Finding a Career, Not a Job

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Posted April 19, 2013 by Kim Dahlgren in On the Ladder
CareerChange

Finding a Career

No matter who you are or where you come from, getting a job is an essential part of life. In fact, we place so much value on our career that one of the first questions we ask someone upon meeting them is, “What do you do?”  Finding a career is certainly different than having a job, and because we spend such an immense portion of our lives dedicated to our work, finding something we care about, enjoy, and can excel at is important.

We all fall in and out of sometimes arbitrary jobs until we find the one that’s best suited for us, whether it’s due to hours, salary, or skill level. A lot of my career success can be attributed to the process of elimination. You start out with a career goal, sure, but by the time you’ve made some progress you see yourself moving in an entirely different direction. Maybe not completely different, but certainly you might segue way into a new branch of expertise.

The truth is, we often find our passion or life’s work by “failure.” This so-called process of elimination helps you discern what you’re interested in and what you’d rather keep as just another line on your Resume (or not). That’s not to say I haven’t worked hard for each opportunity I’ve been given; I have spent countless hours job hunting to find each perfect position.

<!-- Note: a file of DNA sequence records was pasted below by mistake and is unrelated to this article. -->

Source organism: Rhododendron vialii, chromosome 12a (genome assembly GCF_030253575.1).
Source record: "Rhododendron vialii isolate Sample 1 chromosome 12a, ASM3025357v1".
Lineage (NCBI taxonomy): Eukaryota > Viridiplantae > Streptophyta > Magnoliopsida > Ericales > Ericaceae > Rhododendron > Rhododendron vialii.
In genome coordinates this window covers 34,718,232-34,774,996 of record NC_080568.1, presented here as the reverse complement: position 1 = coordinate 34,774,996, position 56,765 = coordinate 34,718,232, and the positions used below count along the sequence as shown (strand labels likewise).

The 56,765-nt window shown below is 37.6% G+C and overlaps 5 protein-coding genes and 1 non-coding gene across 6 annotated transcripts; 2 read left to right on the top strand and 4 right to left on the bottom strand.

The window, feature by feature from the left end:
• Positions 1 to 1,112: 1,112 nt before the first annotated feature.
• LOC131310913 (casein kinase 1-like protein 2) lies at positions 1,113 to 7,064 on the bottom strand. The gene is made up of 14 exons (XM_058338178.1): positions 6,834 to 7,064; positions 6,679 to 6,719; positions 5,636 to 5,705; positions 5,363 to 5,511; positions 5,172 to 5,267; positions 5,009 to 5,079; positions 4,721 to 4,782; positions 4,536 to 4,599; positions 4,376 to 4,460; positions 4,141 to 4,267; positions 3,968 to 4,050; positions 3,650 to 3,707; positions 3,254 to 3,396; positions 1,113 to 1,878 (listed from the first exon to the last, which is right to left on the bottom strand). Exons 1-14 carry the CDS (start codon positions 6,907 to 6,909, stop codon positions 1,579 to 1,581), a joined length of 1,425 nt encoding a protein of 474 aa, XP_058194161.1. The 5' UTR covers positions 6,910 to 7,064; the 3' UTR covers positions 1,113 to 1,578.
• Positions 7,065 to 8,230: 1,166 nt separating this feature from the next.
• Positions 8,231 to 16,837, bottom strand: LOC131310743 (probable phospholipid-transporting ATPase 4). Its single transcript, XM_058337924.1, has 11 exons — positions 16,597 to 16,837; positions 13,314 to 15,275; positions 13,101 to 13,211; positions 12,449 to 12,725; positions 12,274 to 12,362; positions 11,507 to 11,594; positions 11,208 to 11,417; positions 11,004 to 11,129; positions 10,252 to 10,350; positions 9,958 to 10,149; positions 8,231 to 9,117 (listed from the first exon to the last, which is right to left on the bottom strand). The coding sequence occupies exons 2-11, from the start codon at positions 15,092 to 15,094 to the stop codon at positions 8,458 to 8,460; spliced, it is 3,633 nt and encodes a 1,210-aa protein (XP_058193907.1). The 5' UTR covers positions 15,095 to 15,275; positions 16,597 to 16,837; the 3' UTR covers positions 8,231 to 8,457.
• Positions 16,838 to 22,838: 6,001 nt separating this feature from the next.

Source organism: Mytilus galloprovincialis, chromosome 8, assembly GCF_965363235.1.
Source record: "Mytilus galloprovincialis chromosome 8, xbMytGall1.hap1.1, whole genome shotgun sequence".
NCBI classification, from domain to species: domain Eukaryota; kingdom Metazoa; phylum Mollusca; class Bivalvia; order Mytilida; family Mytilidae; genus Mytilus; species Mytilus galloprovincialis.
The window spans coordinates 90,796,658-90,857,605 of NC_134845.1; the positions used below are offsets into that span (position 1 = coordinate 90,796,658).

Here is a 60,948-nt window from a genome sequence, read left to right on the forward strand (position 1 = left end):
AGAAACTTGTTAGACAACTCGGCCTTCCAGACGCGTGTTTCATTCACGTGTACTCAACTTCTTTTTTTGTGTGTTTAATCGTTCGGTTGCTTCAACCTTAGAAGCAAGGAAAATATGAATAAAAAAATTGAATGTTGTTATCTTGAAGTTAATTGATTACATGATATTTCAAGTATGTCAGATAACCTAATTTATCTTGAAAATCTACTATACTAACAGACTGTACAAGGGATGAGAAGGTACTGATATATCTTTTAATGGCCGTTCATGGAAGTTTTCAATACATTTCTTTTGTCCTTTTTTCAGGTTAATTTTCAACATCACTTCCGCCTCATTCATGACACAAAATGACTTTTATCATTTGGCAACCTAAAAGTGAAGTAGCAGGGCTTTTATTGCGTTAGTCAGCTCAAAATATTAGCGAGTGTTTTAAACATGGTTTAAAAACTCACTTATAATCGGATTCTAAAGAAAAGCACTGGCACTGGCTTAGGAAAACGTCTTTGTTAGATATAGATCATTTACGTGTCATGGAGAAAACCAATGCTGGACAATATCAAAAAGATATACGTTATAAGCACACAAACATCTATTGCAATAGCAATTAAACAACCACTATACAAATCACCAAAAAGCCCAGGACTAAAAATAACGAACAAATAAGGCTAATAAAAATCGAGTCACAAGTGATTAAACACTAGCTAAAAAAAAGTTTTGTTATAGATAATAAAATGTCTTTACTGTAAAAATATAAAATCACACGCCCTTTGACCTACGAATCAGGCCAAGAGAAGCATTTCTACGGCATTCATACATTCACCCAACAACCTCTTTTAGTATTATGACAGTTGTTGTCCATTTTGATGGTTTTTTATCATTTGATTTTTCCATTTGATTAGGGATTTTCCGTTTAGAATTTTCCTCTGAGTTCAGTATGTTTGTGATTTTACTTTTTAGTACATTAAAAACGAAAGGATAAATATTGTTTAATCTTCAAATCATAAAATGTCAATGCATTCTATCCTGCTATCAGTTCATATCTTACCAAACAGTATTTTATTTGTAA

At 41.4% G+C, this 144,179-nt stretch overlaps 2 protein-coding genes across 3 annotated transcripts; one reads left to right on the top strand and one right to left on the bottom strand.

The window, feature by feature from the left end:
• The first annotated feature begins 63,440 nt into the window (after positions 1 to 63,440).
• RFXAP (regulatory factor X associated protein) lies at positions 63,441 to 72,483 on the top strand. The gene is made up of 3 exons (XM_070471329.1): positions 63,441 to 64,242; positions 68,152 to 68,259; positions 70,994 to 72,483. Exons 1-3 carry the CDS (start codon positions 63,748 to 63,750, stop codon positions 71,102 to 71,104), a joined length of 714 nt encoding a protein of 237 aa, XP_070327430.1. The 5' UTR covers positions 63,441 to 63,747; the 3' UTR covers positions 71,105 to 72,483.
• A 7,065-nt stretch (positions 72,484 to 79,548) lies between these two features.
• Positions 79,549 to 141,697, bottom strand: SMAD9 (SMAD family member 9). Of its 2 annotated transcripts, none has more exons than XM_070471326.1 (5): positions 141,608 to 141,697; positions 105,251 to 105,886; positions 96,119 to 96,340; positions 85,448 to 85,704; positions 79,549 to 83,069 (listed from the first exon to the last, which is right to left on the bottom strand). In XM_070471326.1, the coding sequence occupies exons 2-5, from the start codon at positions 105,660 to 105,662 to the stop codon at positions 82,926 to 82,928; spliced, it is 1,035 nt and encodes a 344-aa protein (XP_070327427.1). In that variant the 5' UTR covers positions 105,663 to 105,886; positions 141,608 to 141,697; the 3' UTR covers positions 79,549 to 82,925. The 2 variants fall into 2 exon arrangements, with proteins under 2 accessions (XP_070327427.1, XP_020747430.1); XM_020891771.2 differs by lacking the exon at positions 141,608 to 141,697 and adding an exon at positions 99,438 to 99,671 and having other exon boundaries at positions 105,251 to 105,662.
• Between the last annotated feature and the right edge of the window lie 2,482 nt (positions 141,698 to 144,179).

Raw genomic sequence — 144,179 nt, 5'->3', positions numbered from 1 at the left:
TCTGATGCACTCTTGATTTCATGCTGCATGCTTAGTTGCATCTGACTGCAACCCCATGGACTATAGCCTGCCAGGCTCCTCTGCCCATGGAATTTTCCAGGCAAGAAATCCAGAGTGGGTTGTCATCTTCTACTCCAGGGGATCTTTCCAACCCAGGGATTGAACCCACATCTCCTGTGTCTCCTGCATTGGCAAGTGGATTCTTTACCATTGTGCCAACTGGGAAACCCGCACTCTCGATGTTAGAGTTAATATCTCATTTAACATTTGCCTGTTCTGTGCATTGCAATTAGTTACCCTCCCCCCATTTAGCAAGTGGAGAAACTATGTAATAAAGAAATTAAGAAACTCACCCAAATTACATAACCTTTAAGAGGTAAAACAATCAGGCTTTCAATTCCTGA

Finding a career shouldn’t be all about the hunt through online job sites, it’s not all about making ends meet (but important), and it’s probably not about finding something that requires minimal effort so you can rush home to your TV. Finding a job should not be “finding a job,” but rather finding a career; finding a lifestyle. While work is not play and should not be mistaken as such, we become much more effective at our jobs and much happier in our lives when doing work that interests and fulfills us.

Take some time today to think about what it is you truly want out of your career, and your life. Different paths afford us different luxuries and different difficulties, and just because you’re in need of a job doesn’t mean you should stop looking for a career. Having an end goal is important, but continually pushing ahead to what feels right is how you’ll find true success.

- For more tips just like these, visit Kim’s website http://cakeandclass.com/ -


About the Author

Kim Dahlgren

Kim is a current undergrad student, as well as an Entertainment Reporter in the Los Angeles area. Founder of CakeandClass.Com.

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